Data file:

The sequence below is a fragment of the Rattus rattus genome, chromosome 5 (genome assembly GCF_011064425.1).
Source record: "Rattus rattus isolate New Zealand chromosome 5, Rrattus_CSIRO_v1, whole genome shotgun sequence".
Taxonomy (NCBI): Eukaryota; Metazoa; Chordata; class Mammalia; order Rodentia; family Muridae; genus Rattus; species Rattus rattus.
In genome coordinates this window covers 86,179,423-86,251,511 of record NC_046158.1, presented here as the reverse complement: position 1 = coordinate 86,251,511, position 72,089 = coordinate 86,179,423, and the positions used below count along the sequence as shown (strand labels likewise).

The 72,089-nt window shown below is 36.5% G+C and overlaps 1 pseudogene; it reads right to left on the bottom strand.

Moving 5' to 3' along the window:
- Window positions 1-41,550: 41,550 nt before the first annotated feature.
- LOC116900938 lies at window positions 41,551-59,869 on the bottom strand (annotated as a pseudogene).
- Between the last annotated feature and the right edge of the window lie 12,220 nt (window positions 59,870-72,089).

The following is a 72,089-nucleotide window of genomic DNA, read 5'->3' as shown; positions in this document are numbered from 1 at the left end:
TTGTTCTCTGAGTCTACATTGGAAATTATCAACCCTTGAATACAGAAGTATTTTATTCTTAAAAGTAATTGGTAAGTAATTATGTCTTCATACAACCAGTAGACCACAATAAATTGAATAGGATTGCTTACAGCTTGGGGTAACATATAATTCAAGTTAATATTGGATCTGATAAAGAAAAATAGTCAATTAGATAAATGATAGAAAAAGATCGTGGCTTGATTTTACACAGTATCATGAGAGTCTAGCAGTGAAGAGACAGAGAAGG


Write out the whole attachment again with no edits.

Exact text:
The sequence below is a fragment of the Rattus rattus genome, chromosome 5 (genome assembly GCF_011064425.1).
Source record: "Rattus rattus isolate New Zealand chromosome 5, Rrattus_CSIRO_v1, whole genome shotgun sequence".
Taxonomy (NCBI): Eukaryota; Metazoa; Chordata; class Mammalia; order Rodentia; family Muridae; genus Rattus; species Rattus rattus.
In genome coordinates this window covers 86,179,423-86,251,511 of record NC_046158.1, presented here as the reverse complement: position 1 = coordinate 86,251,511, position 72,089 = coordinate 86,179,423, and the positions used below count along the sequence as shown (strand labels likewise).

The 72,089-nt window shown below is 36.5% G+C and overlaps 1 pseudogene; it reads right to left on the bottom strand.

Moving 5' to 3' along the window:
- Window positions 1-41,550: 41,550 nt before the first annotated feature.
- LOC116900938 lies at window positions 41,551-59,869 on the bottom strand (annotated as a pseudogene).
- Between the last annotated feature and the right edge of the window lie 12,220 nt (window positions 59,870-72,089).

The following is a 72,089-nucleotide window of genomic DNA, read 5'->3' as shown; positions in this document are numbered from 1 at the left end:
TTGTTCTCTGAGTCTACATTGGAAATTATCAACCCTTGAATACAGAAGTATTTTATTCTTAAAAGTAATTGGTAAGTAATTATGTCTTCATACAACCAGTAGACCACAATAAATTGAATAGGATTGCTTACAGCTTGGGGTAACATATAATTCAAGTTAATATTGGATCTGATAAAGAAAAATAGTCAATTAGATAAATGATAGAAAAAGATCGTGGCTTGATTTTACACAGTATCATGAGAGTCTAGCAGTGAAGAGACAGAGAAGG